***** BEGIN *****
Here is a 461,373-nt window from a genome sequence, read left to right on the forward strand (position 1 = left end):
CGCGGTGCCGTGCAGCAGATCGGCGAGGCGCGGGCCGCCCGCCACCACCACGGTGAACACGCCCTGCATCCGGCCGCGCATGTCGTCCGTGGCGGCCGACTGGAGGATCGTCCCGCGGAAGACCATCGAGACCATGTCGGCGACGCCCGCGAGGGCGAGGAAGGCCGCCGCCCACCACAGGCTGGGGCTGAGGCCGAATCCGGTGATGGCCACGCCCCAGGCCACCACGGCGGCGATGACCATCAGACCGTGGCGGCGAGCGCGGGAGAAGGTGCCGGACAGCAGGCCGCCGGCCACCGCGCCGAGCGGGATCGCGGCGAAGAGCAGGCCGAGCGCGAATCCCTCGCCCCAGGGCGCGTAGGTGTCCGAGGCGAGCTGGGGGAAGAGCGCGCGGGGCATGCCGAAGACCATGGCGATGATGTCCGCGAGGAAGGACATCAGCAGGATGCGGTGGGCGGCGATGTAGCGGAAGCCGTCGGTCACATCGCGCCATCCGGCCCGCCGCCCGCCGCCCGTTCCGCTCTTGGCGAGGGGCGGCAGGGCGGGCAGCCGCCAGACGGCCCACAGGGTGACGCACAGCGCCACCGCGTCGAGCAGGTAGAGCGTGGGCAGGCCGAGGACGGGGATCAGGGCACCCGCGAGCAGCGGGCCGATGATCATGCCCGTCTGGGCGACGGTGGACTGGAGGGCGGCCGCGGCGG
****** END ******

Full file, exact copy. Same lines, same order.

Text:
Here is a 461,373-nt window from a genome sequence, read left to right on the forward strand (position 1 = left end):
CGCGGTGCCGTGCAGCAGATCGGCGAGGCGCGGGCCGCCCGCCACCACCACGGTGAACACGCCCTGCATCCGGCCGCGCATGTCGTCCGTGGCGGCCGACTGGAGGATCGTCCCGCGGAAGACCATCGAGACCATGTCGGCGACGCCCGCGAGGGCGAGGAAGGCCGCCGCCCACCACAGGCTGGGGCTGAGGCCGAATCCGGTGATGGCCACGCCCCAGGCCACCACGGCGGCGATGACCATCAGACCGTGGCGGCGAGCGCGGGAGAAGGTGCCGGACAGCAGGCCGCCGGCCACCGCGCCGAGCGGGATCGCGGCGAAGAGCAGGCCGAGCGCGAATCCCTCGCCCCAGGGCGCGTAGGTGTCCGAGGCGAGCTGGGGGAAGAGCGCGCGGGGCATGCCGAAGACCATGGCGATGATGTCCGCGAGGAAGGACATCAGCAGGATGCGGTGGGCGGCGATGTAGCGGAAGCCGTCGGTCACATCGCGCCATCCGGCCCGCCGCCCGCCGCCCGTTCCGCTCTTGGCGAGGGGCGGCAGGGCGGGCAGCCGCCAGACGGCCCACAGGGTGACGCACAGCGCCACCGCGTCGAGCAGGTAGAGCGTGGGCAGGCCGAGGACGGGGATCAGGGCACCCGCGAGCAGCGGGCCGATGATCATGCCCGTCTGGGCGACGGTGGACTGGAGGGCGGCCGCGGCGG